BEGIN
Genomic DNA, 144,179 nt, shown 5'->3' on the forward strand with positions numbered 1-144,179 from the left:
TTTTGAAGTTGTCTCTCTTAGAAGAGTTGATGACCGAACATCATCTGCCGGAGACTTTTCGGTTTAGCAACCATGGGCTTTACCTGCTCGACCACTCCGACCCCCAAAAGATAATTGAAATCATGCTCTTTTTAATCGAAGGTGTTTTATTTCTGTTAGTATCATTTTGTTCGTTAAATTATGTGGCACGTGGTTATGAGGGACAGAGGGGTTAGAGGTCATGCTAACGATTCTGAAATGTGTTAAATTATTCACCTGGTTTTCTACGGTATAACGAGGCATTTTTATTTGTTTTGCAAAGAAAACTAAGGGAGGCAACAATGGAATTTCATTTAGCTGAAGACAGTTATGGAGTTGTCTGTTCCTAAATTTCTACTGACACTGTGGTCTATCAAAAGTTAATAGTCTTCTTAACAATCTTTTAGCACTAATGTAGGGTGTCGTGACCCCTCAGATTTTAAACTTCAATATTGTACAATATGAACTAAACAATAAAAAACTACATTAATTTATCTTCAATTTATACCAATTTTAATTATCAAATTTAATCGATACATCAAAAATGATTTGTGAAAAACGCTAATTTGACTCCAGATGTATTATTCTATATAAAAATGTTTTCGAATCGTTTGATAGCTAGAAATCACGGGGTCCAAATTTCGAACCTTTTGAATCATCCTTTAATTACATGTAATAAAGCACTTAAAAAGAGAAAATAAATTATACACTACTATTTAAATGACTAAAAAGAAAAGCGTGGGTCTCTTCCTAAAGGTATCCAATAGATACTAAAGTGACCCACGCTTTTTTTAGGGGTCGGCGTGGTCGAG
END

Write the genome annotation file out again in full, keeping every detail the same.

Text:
Genomic DNA, 144,179 nt, shown 5'->3' on the forward strand with positions numbered 1-144,179 from the left:
TTTTGAAGTTGTCTCTCTTAGAAGAGTTGATGACCGAACATCATCTGCCGGAGACTTTTCGGTTTAGCAACCATGGGCTTTACCTGCTCGACCACTCCGACCCCCAAAAGATAATTGAAATCATGCTCTTTTTAATCGAAGGTGTTTTATTTCTGTTAGTATCATTTTGTTCGTTAAATTATGTGGCACGTGGTTATGAGGGACAGAGGGGTTAGAGGTCATGCTAACGATTCTGAAATGTGTTAAATTATTCACCTGGTTTTCTACGGTATAACGAGGCATTTTTATTTGTTTTGCAAAGAAAACTAAGGGAGGCAACAATGGAATTTCATTTAGCTGAAGACAGTTATGGAGTTGTCTGTTCCTAAATTTCTACTGACACTGTGGTCTATCAAAAGTTAATAGTCTTCTTAACAATCTTTTAGCACTAATGTAGGGTGTCGTGACCCCTCAGATTTTAAACTTCAATATTGTACAATATGAACTAAACAATAAAAAACTACATTAATTTATCTTCAATTTATACCAATTTTAATTATCAAATTTAATCGATACATCAAAAATGATTTGTGAAAAACGCTAATTTGACTCCAGATGTATTATTCTATATAAAAATGTTTTCGAATCGTTTGATAGCTAGAAATCACGGGGTCCAAATTTCGAACCTTTTGAATCATCCTTTAATTACATGTAATAAAGCACTTAAAAAGAGAAAATAAATTATACACTACTATTTAAATGACTAAAAAGAAAAGCGTGGGTCTCTTCCTAAAGGTATCCAATAGATACTAAAGTGACCCACGCTTTTTTTAGGGGTCGGCGTGGTCGAG